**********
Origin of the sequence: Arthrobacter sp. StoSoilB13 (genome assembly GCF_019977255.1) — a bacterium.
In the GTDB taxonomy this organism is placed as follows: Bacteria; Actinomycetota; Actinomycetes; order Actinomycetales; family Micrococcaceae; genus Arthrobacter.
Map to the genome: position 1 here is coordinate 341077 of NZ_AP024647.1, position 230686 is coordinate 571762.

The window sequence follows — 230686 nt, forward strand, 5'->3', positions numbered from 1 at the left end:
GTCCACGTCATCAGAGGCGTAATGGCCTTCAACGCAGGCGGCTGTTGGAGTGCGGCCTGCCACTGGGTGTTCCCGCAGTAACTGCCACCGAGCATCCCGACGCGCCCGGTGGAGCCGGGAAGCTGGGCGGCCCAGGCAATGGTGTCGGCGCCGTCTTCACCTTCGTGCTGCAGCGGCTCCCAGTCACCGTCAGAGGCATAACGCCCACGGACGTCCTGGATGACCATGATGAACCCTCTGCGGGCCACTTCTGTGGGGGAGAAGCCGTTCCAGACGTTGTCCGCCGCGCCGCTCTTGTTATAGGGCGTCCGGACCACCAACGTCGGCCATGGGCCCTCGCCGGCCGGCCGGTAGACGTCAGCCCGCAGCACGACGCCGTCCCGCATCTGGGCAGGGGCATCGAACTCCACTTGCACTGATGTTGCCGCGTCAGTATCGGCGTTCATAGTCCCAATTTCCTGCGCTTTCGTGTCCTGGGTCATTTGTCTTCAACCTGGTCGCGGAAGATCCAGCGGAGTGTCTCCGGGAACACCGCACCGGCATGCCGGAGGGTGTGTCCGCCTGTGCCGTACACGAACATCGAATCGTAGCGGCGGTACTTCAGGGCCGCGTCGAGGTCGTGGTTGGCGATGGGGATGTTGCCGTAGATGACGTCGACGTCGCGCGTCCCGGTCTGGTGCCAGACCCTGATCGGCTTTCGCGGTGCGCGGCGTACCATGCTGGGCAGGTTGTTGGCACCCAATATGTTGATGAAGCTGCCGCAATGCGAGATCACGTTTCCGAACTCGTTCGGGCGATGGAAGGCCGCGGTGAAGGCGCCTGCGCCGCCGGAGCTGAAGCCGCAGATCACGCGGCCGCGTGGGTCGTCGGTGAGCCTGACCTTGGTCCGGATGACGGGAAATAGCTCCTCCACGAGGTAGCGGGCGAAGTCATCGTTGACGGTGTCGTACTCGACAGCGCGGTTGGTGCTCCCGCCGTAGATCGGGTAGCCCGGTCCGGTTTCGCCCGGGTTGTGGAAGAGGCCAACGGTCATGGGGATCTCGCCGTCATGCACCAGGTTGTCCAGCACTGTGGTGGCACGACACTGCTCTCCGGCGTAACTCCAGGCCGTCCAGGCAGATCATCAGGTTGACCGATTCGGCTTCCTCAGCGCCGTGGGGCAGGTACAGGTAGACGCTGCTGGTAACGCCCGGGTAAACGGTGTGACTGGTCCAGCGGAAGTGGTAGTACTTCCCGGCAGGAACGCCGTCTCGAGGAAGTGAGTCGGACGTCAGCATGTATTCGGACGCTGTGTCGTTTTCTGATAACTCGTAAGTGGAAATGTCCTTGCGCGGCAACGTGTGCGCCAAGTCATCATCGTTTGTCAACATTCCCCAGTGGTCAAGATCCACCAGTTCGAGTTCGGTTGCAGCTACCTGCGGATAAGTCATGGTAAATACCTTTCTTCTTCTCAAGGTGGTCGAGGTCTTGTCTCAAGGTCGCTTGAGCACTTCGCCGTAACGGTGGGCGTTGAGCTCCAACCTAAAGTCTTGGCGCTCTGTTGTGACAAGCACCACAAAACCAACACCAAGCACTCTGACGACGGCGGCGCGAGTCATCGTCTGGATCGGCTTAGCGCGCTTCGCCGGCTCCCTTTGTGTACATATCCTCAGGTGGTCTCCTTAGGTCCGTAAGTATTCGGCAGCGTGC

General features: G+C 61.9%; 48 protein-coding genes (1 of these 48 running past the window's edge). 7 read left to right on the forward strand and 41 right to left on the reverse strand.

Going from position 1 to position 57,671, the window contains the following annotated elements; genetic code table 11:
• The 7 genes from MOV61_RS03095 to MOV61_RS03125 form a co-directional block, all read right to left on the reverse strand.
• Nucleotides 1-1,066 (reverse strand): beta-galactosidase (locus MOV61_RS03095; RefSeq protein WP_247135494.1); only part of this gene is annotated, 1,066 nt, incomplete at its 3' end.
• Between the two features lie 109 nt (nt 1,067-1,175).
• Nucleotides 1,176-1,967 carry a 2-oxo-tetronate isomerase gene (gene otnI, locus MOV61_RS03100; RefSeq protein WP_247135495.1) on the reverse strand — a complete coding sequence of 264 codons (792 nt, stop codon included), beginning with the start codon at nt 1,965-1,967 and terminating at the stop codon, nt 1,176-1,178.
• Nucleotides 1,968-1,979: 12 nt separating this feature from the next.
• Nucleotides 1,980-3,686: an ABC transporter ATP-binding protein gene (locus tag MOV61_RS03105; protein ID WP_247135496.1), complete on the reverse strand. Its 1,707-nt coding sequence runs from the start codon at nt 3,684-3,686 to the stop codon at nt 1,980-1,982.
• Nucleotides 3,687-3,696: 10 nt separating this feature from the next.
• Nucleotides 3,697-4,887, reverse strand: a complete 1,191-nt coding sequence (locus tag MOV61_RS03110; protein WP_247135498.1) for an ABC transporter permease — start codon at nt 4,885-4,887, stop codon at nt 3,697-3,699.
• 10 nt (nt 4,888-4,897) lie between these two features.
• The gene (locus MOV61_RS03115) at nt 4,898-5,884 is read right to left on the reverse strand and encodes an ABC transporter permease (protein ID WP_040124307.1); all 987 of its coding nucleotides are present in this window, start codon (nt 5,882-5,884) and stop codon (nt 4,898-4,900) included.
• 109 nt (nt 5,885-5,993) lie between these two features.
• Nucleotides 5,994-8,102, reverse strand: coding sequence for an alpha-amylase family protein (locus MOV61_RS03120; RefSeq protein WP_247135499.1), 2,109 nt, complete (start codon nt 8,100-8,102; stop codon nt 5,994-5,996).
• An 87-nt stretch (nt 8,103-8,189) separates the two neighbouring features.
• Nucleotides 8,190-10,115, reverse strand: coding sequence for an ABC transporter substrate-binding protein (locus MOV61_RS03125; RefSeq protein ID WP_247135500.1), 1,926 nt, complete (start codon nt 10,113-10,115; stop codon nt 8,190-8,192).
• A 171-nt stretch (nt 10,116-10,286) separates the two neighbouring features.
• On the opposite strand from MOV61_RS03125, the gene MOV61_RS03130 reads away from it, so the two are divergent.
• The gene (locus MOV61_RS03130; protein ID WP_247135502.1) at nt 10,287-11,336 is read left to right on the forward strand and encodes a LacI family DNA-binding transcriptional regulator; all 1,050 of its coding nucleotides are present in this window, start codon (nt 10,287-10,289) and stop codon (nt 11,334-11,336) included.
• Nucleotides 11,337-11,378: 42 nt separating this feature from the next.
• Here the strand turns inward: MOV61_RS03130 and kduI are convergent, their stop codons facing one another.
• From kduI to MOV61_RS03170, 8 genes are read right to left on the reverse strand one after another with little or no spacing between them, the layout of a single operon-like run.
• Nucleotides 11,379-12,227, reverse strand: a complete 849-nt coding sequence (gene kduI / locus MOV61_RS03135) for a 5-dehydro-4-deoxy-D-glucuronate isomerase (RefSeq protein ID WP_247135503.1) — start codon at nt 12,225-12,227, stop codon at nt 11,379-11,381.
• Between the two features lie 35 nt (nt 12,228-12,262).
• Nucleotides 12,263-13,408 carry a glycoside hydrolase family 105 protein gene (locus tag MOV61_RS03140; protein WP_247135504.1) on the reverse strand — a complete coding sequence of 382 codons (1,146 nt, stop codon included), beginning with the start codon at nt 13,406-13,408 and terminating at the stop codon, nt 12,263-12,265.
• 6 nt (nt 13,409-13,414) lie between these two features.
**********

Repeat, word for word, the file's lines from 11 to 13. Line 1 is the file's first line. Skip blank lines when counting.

• Nucleotides 1,176-1,967 carry a 2-oxo-tetronate isomerase gene (gene otnI, locus MOV61_RS03100; RefSeq protein WP_247135495.1) on the reverse strand — a complete coding sequence of 264 codons (792 nt, stop codon included), beginning with the start codon at nt 1,965-1,967 and terminating at the stop codon, nt 1,176-1,178.
• Nucleotides 1,968-1,979: 12 nt separating this feature from the next.
• Nucleotides 1,980-3,686: an ABC transporter ATP-binding protein gene (locus tag MOV61_RS03105; protein ID WP_247135496.1), complete on the reverse strand. Its 1,707-nt coding sequence runs from the start codon at nt 3,684-3,686 to the stop codon at nt 1,980-1,982.